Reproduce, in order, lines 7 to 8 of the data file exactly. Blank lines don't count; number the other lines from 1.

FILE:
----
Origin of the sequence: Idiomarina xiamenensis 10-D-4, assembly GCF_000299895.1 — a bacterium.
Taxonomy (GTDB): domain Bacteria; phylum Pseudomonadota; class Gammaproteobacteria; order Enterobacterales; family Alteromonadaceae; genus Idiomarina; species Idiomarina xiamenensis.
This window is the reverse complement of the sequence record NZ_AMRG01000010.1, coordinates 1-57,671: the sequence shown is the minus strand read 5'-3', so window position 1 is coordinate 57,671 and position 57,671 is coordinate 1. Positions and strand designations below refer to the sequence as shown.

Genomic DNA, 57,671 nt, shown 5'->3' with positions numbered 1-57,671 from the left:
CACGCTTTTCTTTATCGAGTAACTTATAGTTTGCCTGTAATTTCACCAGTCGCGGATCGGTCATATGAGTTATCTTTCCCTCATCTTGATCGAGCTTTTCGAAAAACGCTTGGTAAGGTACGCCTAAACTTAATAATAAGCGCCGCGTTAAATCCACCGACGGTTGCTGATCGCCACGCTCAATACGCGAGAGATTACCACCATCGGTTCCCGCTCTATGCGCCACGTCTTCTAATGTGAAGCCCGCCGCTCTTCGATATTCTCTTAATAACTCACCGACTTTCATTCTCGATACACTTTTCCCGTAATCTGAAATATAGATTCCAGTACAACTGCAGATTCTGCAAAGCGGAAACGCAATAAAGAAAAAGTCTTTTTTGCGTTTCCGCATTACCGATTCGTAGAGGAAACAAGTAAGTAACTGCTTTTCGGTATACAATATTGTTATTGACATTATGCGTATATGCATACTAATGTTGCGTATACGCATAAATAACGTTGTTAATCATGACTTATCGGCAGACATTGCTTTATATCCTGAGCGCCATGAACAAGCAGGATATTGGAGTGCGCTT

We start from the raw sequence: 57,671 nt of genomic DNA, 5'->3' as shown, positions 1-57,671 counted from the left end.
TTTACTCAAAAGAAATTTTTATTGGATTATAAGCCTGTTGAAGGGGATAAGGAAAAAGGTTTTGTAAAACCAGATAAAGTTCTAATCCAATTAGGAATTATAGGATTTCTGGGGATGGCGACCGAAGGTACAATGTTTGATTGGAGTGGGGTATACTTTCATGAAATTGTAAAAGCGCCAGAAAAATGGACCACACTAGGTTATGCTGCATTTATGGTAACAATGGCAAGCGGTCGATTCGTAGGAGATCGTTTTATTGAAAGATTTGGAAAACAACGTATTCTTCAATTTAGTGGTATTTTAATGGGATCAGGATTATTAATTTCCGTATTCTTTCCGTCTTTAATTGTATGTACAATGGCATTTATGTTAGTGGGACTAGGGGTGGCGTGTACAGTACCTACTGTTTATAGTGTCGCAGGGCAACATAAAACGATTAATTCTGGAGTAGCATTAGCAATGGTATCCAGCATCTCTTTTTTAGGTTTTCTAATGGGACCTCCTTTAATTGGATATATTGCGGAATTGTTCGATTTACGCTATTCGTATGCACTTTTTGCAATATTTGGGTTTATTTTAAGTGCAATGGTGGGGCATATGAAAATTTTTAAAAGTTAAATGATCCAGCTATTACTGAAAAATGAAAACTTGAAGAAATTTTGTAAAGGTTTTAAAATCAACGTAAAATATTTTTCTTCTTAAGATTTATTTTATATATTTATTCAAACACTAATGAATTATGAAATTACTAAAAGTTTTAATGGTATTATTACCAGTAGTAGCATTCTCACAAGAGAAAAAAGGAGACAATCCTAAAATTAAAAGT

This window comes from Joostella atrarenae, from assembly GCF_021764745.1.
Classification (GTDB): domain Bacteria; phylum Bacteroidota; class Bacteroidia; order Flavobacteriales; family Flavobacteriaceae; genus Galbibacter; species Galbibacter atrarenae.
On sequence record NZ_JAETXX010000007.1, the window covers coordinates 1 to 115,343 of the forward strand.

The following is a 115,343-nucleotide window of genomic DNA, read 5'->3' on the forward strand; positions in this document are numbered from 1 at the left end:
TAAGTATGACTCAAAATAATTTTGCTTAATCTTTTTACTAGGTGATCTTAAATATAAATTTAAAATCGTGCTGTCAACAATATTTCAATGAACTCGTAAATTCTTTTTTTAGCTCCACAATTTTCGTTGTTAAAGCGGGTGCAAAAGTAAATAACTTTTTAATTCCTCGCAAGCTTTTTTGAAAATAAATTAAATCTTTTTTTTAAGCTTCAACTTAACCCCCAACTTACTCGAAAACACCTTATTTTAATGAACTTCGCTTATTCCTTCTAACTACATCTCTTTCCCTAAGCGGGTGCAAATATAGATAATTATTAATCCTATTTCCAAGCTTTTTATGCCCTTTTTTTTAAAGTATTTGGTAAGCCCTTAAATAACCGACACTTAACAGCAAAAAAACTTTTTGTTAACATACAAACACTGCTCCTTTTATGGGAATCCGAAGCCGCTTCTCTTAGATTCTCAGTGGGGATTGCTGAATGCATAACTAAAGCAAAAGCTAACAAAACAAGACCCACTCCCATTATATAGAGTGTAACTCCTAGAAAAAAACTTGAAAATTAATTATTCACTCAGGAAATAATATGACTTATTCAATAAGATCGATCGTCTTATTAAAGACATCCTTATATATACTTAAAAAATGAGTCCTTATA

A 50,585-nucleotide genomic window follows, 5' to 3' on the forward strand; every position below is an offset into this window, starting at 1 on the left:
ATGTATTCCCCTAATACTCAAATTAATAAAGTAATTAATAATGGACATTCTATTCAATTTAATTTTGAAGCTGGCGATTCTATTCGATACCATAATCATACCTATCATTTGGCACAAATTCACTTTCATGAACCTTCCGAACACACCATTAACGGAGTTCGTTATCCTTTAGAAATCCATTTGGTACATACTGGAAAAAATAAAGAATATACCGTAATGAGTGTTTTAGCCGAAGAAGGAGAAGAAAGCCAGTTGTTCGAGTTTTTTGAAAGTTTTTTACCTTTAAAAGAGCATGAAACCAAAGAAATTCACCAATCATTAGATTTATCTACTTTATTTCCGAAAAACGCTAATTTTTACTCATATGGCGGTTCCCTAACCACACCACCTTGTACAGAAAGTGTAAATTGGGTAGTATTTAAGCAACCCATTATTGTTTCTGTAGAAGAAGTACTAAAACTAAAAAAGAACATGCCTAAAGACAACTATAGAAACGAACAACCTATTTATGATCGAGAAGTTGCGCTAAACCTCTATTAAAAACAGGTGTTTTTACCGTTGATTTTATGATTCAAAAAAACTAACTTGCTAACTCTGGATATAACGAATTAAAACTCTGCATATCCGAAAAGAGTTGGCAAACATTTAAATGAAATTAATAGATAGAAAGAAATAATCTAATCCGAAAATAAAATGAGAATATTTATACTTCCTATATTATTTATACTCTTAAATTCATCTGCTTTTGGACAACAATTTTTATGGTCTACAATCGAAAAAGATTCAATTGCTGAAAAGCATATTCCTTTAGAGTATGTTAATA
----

TTTACTCAAAAGAAATTTTTATTGGATTATAAGCCTGTTGAAGGGGATAAGGAAAAAGGTTTTGTAAAACCAGATAAAGTTCTAATCCAATTAGGAATTATAGGATTTCTGGGGATGGCGACCGAAGGTACAATGTTTGATTGGAGTGGGGTATACTTTCATGAAATTGTAAAAGCGCCAGAAAAATGGACCACACTAGGTTATGCTGCATTTATGGTAACAATGGCAAGCGGTCGATTCGTAGGAGATCGTTTTATTGAAAGATTTGGAAAACAACGTATTCTTCAATTTAGTGGTATTTTAATGGGATCAGGATTATTAATTTCCGTATTCTTTCCGTCTTTAATTGTATGTACAATGGCATTTATGTTAGTGGGACTAGGGGTGGCGTGTACAGTACCTACTGTTTATAGTGTCGCAGGGCAACATAAAACGATTAATTCTGGAGTAGCATTAGCAATGGTATCCAGCATCTCTTTTTTAGGTTTTCTAATGGGACCTCCTTTAATTGGATATATTGCGGAATTGTTCGATTTACGCTATTCGTATGCACTTTTTGCAATATTTGGGTTTATTTTAAGTGCAATGGTGGGGCATATGAAAATTTTTAAAAGTTAAATGATCCAGCTATTACTGAAAAATGAAAACTTGAAGAAATTTTGTAAAGGTTTTAAAATCAACGTAAAATATTTTTCTTCTTAAGATTTATTTTATATATTTATTCAAACACTAATGAATTATGAAATTACTAAAAGTTTTAATGGTATTATTACCAGTAGTAGCATTCTCACAAGAGAAAAAAGGAGACAATCCTAAAATTAAAAGT

This window comes from Joostella atrarenae, from assembly GCF_021764745.1.